Fire-Resistant Solid Electrolytes

Fire-Resistant Solid Electrolytes

OPEN 2012
Las Vegas, Nevada
Project Term:
02/14/2013 - 02/13/2016

Critical Need:

Most of today’s electric vehicles (EVs) are powered by lithium-ion (Li-Ion) batteries—the same kind of batteries used in cell phones and laptop computers. Currently, most Li-Ion batteries used in EVs provide a driving range limited to 100 miles on a single charge and account for more than half of the total cost of the vehicle. To compete in the market with gasoline-based vehicles, EVs must cost less and drive farther. An EV that is cost-competitive with gasoline would require a battery with twice the energy storage of today’s state-of-the-art Li-Ion battery at 30% of the cost.

Project Innovation + Advantages:

The University of Nevada, Las Vegas (UNLV) is developing a solid-state, non-flammable electrolyte to make today’s Li-Ion vehicle batteries safer. Today’s Li-Ion batteries use a flammable liquid electrolyte—the material responsible for shuttling Li-Ions back and forth across the battery—that can catch fire when overheated or overcharged. UNLV will replace this flammable electrolyte with a fire-resistant material called lithium-rich anti-perovskite. This new electrolyte material would help make vehicle batteries safer in an accident while also increasing battery performance by extending vehicle range and acceleration.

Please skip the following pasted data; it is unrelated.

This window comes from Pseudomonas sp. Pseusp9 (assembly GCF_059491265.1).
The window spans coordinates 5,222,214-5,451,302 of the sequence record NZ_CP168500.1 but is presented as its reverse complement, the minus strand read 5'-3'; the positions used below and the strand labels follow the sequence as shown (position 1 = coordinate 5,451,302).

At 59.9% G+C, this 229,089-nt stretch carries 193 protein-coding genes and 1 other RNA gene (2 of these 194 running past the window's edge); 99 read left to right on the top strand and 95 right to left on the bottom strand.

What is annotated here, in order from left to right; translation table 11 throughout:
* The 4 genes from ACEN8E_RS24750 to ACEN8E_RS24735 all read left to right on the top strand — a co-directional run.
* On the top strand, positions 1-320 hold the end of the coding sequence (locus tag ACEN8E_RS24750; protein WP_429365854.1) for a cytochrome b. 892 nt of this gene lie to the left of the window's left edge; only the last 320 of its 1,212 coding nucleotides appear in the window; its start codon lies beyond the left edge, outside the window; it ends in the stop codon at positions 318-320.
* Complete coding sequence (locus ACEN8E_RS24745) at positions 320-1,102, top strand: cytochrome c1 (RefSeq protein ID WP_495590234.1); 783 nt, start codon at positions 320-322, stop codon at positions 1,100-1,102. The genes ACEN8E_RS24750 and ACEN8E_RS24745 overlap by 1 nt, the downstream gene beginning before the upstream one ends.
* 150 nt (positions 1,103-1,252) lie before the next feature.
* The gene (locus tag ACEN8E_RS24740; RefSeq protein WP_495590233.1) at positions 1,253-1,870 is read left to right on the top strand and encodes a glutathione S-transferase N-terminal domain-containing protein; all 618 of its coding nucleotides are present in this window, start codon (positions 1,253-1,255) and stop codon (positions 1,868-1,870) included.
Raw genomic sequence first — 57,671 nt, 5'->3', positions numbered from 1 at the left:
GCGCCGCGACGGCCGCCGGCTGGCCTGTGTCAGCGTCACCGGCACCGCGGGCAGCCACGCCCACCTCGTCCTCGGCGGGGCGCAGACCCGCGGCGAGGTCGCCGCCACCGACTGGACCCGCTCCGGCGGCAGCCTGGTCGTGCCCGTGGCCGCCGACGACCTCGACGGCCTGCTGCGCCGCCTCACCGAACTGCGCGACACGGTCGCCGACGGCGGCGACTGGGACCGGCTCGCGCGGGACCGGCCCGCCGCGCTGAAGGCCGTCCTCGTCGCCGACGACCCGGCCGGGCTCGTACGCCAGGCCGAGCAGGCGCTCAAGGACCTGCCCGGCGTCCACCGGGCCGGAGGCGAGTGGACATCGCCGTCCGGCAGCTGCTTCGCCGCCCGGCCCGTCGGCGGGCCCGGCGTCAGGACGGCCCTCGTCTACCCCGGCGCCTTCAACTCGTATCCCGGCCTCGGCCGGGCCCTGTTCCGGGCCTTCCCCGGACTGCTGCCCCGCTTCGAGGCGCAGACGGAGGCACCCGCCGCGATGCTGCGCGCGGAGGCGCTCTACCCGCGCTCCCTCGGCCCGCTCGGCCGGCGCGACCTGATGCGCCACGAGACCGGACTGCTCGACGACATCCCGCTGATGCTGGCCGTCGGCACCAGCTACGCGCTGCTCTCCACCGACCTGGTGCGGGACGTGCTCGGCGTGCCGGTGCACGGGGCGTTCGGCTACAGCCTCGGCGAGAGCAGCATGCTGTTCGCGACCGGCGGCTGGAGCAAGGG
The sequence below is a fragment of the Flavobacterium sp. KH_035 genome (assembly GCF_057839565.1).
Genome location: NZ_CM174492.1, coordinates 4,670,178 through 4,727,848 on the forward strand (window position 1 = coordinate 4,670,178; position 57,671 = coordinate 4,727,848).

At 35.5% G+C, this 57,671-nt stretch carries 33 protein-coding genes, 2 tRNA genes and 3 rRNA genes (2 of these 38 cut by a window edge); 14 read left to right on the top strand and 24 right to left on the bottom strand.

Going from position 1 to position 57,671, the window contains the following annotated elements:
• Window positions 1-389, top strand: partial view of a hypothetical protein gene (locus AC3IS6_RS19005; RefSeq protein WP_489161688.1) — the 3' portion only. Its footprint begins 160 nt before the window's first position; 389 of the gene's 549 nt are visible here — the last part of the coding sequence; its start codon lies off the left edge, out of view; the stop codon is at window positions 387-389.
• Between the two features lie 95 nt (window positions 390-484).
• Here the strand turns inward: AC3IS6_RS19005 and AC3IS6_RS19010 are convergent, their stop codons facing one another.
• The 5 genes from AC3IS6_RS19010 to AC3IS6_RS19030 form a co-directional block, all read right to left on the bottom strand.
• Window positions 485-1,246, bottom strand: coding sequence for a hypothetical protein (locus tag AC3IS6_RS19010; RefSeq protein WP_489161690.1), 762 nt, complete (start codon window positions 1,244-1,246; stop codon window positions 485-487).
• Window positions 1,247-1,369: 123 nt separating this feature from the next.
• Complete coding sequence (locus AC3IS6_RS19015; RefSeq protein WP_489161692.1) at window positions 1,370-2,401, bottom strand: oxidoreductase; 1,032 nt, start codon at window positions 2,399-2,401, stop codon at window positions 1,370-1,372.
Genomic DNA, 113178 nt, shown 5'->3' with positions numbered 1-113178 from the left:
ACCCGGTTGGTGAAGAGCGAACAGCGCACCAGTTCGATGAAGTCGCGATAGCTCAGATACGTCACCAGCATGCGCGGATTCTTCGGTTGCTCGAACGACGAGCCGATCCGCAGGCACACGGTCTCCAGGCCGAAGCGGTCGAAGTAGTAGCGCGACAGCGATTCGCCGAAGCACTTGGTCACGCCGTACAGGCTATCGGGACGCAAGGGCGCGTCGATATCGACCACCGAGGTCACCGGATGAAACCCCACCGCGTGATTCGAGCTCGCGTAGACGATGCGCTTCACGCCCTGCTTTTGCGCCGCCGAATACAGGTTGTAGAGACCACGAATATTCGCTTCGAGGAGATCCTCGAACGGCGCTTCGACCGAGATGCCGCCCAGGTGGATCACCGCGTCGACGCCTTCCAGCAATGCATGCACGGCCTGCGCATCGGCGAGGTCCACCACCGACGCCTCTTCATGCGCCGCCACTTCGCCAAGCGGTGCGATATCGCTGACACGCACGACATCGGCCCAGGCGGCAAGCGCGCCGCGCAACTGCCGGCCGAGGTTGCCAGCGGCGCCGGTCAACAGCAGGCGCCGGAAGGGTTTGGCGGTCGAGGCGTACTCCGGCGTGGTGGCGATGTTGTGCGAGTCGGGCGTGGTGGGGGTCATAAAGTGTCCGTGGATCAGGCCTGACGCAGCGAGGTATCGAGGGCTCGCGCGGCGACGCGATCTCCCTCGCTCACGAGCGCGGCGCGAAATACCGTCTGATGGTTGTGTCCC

Potential Impact:

If successful, UNLV’s new fire-resistant solid electrolyte for EV batteries would increase the Li-Ion transporting rate by 10-100 times and greatly enhance the energy density and power capacity of today’s best Li-Ion solid-state batteries.


Increased use of EVs would decrease U.S. dependence on foreign oil—the transportation sector is the dominant source of this dependence.


Greater use of EVs would reduce greenhouse gas emissions, 28% of which come from the transportation sector.


The ability to make higher performance batteries at a lower cost will give U.S. battery manufactures a significant and enduring advantage over their foreign competitors.


ARPA-E Program Director:
Dr. Paul Albertus
Project Contact:
Dr. Yusheng Zhao
Press and General Inquiries Email:
Project Contact Email:


K2 Energy Solutions, Inc
University of Texas, Austin
Los Alamos National Laboratory

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